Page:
He who writes first will determine success or failure of a particular album. This has become a common complaint among promoters. Whichever publication is first to review an album will trigger a series of similar reviews, which could either bury the record, or turn it into the new ‘must download.’ This fear of the domino effect has left many promoters holding on much tighter to advances, careful to leak earliest to those who will have a favorable opinion because of past reviews, personal opinions, or a love of free t-shirts. Why does this happen? Simple- there is no integrity left in music journalism.
KOAR posted an article in June of last year discussing the breakdown between the label and press due to the volume of material and shortage of employees/respectable outlets. The problems discussed in that piece have only gotten worse. Everyone involved is still overwhelmed with material, and there are even fewer places with credibility. Add the issue of every album being a virtual roll of the dice, quality-wise, and a population of artists who are quickly losing hope, and I think it would be fair to say we are at the end. How long we wait here for a new beginning and how dark it gets is yet to be determined.
The new Black Crowes album Warpaint received a less than stellar review by writer David Peisner in March’s issue of Maxim, who wrote, â€œThey sound pretty much like they always have.â€ One problem- he’s never even heard it. The label isn’t making advance copies available. If that’s not startling enough, the editor essentially responded with â€œWe either make stuff up about you or you aren’t gonna be in our magazine.â€ The Crowes were pissed. As they well should be. They can now expect 30 more ‘it’s more of the same’ reviews, as more bloggers and writers plagiarize the original fake review, because that’s faster than listening to the album and forming an original thought.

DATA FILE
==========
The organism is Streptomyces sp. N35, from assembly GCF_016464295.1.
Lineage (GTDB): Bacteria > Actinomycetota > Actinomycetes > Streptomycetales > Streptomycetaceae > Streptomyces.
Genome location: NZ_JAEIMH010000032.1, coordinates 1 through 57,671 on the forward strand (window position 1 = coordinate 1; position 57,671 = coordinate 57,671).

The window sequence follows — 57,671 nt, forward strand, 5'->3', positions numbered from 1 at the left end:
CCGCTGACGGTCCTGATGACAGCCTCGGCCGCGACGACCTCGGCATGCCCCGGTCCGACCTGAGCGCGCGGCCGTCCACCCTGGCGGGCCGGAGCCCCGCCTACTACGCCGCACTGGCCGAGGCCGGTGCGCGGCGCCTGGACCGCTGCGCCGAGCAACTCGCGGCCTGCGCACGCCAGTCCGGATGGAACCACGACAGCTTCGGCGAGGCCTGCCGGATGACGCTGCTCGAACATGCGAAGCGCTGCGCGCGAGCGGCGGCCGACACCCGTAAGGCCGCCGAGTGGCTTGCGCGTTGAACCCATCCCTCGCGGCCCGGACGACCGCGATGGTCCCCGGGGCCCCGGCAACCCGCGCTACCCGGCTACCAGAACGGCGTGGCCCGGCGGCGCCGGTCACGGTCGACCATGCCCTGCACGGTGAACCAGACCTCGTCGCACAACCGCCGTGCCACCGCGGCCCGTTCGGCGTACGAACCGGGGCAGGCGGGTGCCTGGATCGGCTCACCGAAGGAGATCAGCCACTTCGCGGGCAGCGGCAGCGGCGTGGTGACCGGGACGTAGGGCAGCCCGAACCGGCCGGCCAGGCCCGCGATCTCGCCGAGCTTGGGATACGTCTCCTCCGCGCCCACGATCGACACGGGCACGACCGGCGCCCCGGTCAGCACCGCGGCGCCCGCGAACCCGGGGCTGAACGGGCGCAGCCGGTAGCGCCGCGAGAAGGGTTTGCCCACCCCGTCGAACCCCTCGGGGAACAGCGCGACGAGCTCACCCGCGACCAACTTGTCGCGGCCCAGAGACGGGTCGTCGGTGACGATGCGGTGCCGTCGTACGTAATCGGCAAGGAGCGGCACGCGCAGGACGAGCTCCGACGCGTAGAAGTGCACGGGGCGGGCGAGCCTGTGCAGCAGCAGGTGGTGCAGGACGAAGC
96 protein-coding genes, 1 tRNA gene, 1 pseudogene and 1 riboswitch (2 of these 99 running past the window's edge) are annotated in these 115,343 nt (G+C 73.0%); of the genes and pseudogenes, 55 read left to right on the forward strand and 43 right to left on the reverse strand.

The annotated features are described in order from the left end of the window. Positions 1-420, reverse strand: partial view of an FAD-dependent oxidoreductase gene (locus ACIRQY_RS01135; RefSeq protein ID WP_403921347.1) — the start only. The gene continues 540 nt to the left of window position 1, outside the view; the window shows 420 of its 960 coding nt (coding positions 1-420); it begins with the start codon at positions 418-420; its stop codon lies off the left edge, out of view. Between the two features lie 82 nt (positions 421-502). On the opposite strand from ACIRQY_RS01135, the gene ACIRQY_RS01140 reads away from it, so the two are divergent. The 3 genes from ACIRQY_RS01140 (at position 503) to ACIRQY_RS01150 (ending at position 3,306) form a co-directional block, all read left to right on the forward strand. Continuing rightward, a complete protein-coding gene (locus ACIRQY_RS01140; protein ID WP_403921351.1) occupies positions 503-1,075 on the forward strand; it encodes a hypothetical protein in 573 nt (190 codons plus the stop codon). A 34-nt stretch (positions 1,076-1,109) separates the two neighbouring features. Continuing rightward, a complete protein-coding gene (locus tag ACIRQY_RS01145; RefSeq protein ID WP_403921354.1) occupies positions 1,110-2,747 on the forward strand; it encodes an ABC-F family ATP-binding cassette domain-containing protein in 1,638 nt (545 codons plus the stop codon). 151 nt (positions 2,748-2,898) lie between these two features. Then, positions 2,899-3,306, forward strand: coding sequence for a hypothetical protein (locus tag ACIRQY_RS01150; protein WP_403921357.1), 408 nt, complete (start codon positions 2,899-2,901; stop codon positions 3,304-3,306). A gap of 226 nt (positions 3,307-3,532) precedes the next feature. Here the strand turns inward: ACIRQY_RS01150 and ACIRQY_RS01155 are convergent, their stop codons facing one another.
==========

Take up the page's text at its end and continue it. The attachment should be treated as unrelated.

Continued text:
This level of unprofessionalism is common these days, and writing a review without actually listening to it is a skill that many writers have down to an art form. Some choose to review other people’s reviews, and some simply project their prejudices based on their critical assessment of the band’s name, song titles, myspace/website and photo. I am sure this Black Crowes review is not the first bullshit article to make it into the magazine, and Maxim is far from the only publication willing to print fluffy fabrications. How much does this hurt the artist? Is the Black Crowes new album doomed to obscurity, coveted by only the most hardcore of existing Black Crowes fans? Will there be no single, no video, no world tour…no future, all because of one bad writer poisoning the well?
I have no idea. I haven’t heard the album. Maybe they wouldn’t have had those things even with a string of excited, positive press. Or maybe it will be the album that changes the course of modern music, despite the bad press. Perhaps you cannot stop an album from fulfilling it’s destiny. Greatness always rises to the top, right? I think that’s a romantic notion, and as a firm believer in the cosmic power of music, I’d like to believe it. However, it seems artists today have a lot of forces working against them. This industry has broken, and that doesn’t only affect the major labels. It affects every facet of the music world, from how it is distributed, to how it is promoted, to how it is performed, to how it is received by the public to, ultimately, the artists themselves.
Artists have conceded the labels. They watched radio and television eliminate themselves from the opportunities list. They gave up the money in the name of ‘freedom’. They bounce around the disorganized distribution systems, waiting to see who wins; and now press, in its transition period, has tuned out to them completely, finding plagiarism and pure fabrication preferable to listening to their music or finding out anything about them. Musicians have been quite passive in these turbulent times. Maybe the dissolution of press will be the catalyst they need to become more involved, but it will probably just be another nail in their coffin. Strap on your aprons and ready your name tags.
-Angela ‘AJ’ Jenson